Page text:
Short, Stubby, Loyal, And Friendly: The Basset Hound

Not everyone is interested in getting a dog who is so energetic, so peppy, so full of vim and vigor that it is practically impossible to keep up with them. Whether its pulling you across great distances on a leash for half an hour at a time every hour, or jumping up on you and nearly bowling you over in their excitement, or always wanting and needing to play, some dog breeds are just too much to deal with! This is especially true as you age; as a child, you wouldn’t mind that kind of energetic puppy behavior, but as you become an adult and advance into old age, you want a more relaxed and laid-back canine companion. Fortunately, some breeds of dog are exactly that, especially that most iconic of breeds: the basset hound.

Short, Stubby, Loyal, And Friendly The Basset Hound

Why Own a Basset Hound?

The basset hound is an iconic breed, and for good reason; it offers quite a bit to its owner as far as strength, loyalty, and obedience is concerned. As a purebred, you can be assured that certain qualities will come out in their personality, behavior, and appearance/physique, something that you simply can’t get when you adopt a dog of mixed and unknown parentage.

Yes, you can see some of the breeds involved in the parentage of a random dog, but often it is difficult to tell what traits will become dominant in their personality and what traits will never emerge in the first place. With a purebred basset hound, their behavior and personality is assured. So what do you get when you get a basset hound?

First, some choose to own a basset hound because of the particular aesthetic that they display. A basset hound is strong and sturdy, and of medium size, so you don’t need to worry about it being too large to have in your home if you have a smaller home or an apartment. More importantly, the breed has very short legs, lending to it a sort of adorable look that never really leaves it. Some find this very cute, and if you do too, then this may be the breed for you!

Additionally, basset hounds are incredibly good-natured. They are very sociable with both people as well as other animals, and can be trusted not to make trouble or harm others. Where aggression can be a problem with some other breeds, the basset hound is so even-tempered and friendly that there is genuinely no risk of them being rude or aggressive, barring mistreatment.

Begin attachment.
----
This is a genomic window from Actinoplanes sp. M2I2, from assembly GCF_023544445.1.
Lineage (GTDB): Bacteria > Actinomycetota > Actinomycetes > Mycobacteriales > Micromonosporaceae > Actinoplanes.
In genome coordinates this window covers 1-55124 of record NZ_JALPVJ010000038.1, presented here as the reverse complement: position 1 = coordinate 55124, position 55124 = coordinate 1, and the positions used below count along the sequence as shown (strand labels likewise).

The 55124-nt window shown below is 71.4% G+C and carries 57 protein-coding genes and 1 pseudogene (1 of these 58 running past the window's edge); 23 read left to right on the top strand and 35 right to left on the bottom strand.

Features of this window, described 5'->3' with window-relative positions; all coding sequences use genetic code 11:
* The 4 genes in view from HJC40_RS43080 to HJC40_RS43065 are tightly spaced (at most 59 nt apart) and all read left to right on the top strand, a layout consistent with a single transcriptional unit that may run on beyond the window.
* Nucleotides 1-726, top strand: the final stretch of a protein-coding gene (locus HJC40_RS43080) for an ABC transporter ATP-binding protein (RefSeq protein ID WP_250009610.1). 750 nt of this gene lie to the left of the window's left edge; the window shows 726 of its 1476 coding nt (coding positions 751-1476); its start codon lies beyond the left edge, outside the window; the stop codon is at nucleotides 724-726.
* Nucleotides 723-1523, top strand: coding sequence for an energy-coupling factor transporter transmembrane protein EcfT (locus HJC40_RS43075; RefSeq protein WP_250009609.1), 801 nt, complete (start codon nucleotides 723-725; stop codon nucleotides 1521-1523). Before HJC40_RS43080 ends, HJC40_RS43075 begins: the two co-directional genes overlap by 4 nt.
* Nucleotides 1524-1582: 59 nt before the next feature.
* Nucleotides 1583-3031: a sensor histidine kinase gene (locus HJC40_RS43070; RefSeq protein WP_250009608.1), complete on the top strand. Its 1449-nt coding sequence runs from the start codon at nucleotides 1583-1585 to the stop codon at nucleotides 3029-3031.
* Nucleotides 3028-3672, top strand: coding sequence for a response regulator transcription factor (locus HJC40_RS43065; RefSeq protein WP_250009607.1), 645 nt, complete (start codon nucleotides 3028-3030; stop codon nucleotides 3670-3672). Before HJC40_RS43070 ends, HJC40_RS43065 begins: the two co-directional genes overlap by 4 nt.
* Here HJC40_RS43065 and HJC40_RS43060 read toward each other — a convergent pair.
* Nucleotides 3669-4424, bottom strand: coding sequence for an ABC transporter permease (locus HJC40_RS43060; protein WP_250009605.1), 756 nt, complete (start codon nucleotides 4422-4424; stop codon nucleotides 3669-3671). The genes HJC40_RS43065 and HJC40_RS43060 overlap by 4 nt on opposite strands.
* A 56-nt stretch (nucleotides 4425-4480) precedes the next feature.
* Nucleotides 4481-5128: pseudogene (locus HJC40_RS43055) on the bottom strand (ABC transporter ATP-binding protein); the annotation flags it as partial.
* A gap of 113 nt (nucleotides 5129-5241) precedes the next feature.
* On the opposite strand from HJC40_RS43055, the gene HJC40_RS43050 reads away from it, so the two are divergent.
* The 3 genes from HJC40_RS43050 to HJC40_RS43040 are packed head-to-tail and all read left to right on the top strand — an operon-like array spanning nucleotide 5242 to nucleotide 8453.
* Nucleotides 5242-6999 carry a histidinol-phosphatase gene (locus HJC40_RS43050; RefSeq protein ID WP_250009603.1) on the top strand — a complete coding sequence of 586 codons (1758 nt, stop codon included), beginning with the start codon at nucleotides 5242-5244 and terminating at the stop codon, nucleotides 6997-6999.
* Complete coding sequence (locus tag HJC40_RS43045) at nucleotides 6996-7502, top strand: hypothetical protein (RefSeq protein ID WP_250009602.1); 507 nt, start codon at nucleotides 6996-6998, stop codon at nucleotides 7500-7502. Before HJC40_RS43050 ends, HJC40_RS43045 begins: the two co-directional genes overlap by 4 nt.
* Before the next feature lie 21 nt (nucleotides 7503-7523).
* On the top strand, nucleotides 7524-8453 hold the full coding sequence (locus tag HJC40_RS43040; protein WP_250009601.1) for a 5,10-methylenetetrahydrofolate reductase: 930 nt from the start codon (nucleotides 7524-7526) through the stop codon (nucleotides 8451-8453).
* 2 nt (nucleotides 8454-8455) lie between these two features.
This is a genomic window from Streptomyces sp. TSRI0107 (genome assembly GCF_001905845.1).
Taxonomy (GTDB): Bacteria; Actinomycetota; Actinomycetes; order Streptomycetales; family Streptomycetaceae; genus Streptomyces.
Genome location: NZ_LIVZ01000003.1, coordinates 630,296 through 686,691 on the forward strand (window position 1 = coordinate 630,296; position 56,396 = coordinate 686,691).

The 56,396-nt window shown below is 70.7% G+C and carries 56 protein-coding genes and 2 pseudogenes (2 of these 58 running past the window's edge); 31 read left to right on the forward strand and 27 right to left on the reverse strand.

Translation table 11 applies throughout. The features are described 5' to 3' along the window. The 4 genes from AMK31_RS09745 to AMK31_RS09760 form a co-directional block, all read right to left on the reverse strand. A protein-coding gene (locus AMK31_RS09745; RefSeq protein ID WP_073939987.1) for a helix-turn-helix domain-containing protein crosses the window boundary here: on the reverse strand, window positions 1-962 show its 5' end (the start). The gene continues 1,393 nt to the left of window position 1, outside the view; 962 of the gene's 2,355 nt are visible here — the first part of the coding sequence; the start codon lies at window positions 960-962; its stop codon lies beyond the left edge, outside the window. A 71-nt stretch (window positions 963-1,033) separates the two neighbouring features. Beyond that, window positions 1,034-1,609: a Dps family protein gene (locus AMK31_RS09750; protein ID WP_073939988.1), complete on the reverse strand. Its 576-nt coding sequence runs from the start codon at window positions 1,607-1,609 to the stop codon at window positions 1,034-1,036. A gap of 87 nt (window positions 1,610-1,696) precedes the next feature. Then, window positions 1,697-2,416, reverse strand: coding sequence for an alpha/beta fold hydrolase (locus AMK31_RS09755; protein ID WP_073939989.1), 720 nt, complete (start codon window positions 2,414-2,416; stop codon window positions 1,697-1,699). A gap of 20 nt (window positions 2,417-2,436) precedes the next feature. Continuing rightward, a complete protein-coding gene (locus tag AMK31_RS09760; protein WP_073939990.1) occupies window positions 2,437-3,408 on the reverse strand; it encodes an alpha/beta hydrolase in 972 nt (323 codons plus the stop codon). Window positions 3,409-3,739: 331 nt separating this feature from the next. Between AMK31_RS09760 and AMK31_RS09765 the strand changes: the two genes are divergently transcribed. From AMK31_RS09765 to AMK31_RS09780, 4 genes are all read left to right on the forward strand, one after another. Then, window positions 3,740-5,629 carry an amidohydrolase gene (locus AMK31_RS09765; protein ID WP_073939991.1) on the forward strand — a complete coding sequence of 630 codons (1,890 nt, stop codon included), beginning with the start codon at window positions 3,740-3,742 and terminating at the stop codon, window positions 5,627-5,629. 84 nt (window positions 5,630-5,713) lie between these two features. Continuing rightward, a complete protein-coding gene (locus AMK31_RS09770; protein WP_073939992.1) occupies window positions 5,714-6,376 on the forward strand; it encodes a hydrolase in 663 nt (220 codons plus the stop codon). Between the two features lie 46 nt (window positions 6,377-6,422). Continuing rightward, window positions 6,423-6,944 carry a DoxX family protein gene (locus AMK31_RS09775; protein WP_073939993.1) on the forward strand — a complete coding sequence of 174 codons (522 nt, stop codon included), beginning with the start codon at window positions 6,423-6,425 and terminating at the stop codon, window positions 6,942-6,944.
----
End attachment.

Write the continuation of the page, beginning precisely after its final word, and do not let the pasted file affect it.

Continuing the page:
Preparing to Own a Basset Hound

As with any dog, especially a purebred dog, there are certain drawbacks that you have to be prepared to deal with. It wouldn’t do for you to adopt a basset hound puppy and then find that you don’t care for some of the more inconvenient quirks of the breed six months later; it is quite hard for a dog to be adopted at that age, compared to puppy age, so you do quite a bit of harm to the dog by returning him or her! Thus, when owning a basset hound, be prepared for…

  1. A dog that is a bit of a slow learner.
  1. A dog that is occasionally more interested in scents than your orders.
  1. A dog that bays and howls.
  1. A dog that does a lot of slobbering, drooling, snoring, and shedding.
  1. A dog with a “houndy” odor and a tendency towards flatulence.

If this all sounds acceptable, then the basset hound may be the breed for you!

+Neil Kilgore can’t enough enough of the Basset Hound breed! He regularly blogs about dogs, breeders and puppies on the Greenfield Puppies website.

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